Read more about the Vaccine Alliance, and how you can contribute to the improvement of access to vaccines globally - in our Impact Story.
Lower-income countries provide valuable insights
Since 2012, Gavi has supported the introduction of the HPV vaccine for girls in 21 lower-income countries, with 10 more in the pipeline. Yet the access gap is still far too wide: as of 2020, less than 25% of low-income and less than 30% of lower middle-income countries had introduced the vaccine, compared with 85% of high-income countries. As we’ve learned from the COVID-19 vaccine race, unless sufficient, timely supply of vaccines is distributed equitably, confidence dips, insecurity rises and people in poor countries may not have the same chance at a healthy future.
Since the pandemic began (despite lockdowns) a spike in vaccine hesitancy and misinformation, and a severe contraction in the global economy, lower-income countries have demonstrated extraordinary resilience in the face of unprecedented challenges. In fact, there’s a lot that higher-income countries preparing to deploy COVID-19 vaccines can learn from lower-income countries about introducing a new vaccine in high demand – starting with how to prioritize high-risk individuals and groups.
For example, when lower-income countries were unable to vaccinate several ages at the same time because of paucity of HPV vaccine supply, they had to prioritize a single age. This is exactly what countries are doing now in deploying COVID-19 vaccines, in order to ensure that high-risk individuals, such as health care and other frontline workers, and vulnerable groups are the first to receive the protection they need. Once supply meets demand, that focus can be expanded.
Higher-income countries can also learn from the successes of lower-income countries in building confidence in, boosting demand for, and ensuring high coverage, of new vaccines – from community engagement, to TV dramas, to e-registers. Health professionals, civil society, religious leaders, social media and tech companies are key partners for governments and global health players in the roll-out of HPV vaccines.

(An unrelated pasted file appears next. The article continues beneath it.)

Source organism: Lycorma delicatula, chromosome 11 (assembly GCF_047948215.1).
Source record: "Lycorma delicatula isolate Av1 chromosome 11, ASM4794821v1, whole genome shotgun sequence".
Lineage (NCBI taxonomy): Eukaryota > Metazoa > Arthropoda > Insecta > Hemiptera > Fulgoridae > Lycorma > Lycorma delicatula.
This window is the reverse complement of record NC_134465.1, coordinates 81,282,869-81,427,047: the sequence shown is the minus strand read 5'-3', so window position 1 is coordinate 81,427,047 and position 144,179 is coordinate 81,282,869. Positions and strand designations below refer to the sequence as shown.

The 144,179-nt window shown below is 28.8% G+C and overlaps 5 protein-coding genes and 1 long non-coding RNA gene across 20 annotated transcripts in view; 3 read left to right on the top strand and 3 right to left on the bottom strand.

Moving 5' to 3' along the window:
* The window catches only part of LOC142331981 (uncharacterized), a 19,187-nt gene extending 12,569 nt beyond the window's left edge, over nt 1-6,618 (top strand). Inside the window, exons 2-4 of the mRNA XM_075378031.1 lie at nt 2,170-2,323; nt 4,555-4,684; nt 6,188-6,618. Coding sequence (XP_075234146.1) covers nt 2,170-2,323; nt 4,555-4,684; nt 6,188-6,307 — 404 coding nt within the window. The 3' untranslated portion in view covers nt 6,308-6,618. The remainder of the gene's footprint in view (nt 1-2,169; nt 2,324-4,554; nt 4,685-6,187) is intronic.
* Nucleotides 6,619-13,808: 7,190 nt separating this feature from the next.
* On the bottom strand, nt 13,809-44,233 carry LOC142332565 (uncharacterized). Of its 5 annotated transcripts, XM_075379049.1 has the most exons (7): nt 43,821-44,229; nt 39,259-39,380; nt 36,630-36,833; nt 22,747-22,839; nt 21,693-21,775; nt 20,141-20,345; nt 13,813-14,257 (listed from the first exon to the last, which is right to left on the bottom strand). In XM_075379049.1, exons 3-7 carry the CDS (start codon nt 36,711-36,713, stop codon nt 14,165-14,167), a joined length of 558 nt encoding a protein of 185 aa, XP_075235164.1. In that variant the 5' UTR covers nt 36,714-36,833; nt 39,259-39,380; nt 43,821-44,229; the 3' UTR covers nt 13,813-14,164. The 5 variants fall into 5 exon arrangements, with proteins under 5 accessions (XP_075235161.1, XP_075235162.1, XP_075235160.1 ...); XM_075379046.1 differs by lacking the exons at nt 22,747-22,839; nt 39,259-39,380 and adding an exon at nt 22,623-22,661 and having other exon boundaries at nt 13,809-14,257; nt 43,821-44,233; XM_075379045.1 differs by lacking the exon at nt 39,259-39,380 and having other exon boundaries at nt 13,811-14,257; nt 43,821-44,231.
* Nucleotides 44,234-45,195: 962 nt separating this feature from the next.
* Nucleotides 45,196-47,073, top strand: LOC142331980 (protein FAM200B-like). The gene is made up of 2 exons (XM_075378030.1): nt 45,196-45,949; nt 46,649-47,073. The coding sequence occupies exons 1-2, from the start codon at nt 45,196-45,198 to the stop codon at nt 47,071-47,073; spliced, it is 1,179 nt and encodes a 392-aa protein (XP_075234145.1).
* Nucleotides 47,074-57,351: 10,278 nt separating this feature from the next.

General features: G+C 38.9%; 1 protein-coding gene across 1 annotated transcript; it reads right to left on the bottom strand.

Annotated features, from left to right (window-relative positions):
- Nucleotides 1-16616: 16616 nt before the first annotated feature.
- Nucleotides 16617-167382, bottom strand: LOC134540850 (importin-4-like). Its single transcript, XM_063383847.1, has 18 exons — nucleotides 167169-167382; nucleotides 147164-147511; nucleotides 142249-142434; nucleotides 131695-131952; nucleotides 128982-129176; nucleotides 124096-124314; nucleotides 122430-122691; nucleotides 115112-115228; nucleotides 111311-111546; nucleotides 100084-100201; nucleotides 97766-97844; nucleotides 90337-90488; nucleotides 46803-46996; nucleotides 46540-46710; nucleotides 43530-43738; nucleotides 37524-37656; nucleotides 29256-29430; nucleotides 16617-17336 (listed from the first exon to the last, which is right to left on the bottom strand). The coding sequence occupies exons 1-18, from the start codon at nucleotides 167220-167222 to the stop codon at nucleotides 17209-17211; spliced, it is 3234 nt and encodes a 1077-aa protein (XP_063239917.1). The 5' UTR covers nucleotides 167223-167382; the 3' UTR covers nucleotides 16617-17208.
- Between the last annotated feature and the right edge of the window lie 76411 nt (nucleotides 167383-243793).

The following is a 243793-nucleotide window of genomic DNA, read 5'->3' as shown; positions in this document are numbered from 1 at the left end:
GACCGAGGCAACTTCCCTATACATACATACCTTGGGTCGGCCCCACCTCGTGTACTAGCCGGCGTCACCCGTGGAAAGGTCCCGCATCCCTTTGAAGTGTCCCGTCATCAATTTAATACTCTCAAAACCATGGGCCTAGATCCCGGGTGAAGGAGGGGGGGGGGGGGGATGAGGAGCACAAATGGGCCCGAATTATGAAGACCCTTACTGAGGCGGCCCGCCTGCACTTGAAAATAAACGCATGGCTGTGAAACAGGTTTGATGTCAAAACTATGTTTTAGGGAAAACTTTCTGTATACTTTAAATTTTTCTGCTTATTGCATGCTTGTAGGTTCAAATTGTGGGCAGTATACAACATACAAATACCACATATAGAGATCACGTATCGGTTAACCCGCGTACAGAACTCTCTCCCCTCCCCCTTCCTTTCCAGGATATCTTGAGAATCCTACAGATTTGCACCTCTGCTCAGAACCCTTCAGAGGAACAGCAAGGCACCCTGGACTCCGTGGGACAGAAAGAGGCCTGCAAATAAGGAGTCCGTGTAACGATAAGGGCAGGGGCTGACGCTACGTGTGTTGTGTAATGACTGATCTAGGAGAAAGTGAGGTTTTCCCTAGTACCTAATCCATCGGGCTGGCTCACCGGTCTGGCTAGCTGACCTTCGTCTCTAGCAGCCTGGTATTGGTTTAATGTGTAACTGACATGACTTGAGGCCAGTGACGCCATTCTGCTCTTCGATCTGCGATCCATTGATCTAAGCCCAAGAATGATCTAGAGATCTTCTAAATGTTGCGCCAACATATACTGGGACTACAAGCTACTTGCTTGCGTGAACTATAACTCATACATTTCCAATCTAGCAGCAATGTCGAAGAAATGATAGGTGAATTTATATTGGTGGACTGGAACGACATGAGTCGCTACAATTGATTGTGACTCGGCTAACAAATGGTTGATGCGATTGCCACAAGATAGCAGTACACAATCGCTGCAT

Fight against cervical cancer
With the prize of eliminating cervical cancer in mind, in the long-term we may need to think about targeting further to ensure that the people most in need—those whose lives are most at risk—are given priority in the global context. Launched by the World Health Organization in November 2020, the “Global strategy to accelerate the elimination of cervical cancer as a public health problem” frames the fight against cervical cancer as a moral imperative: we must ensure that necessary health services continue despite the pandemic.
As 2021 begins, we can’t afford to lose one more life to a preventable, curable disease. And that means ensuring that a lack of supply of HPV vaccines to lower-income countries does not become the only barrier to this ambitious, but highly feasible, goal of eliminating cervical cancer – for good.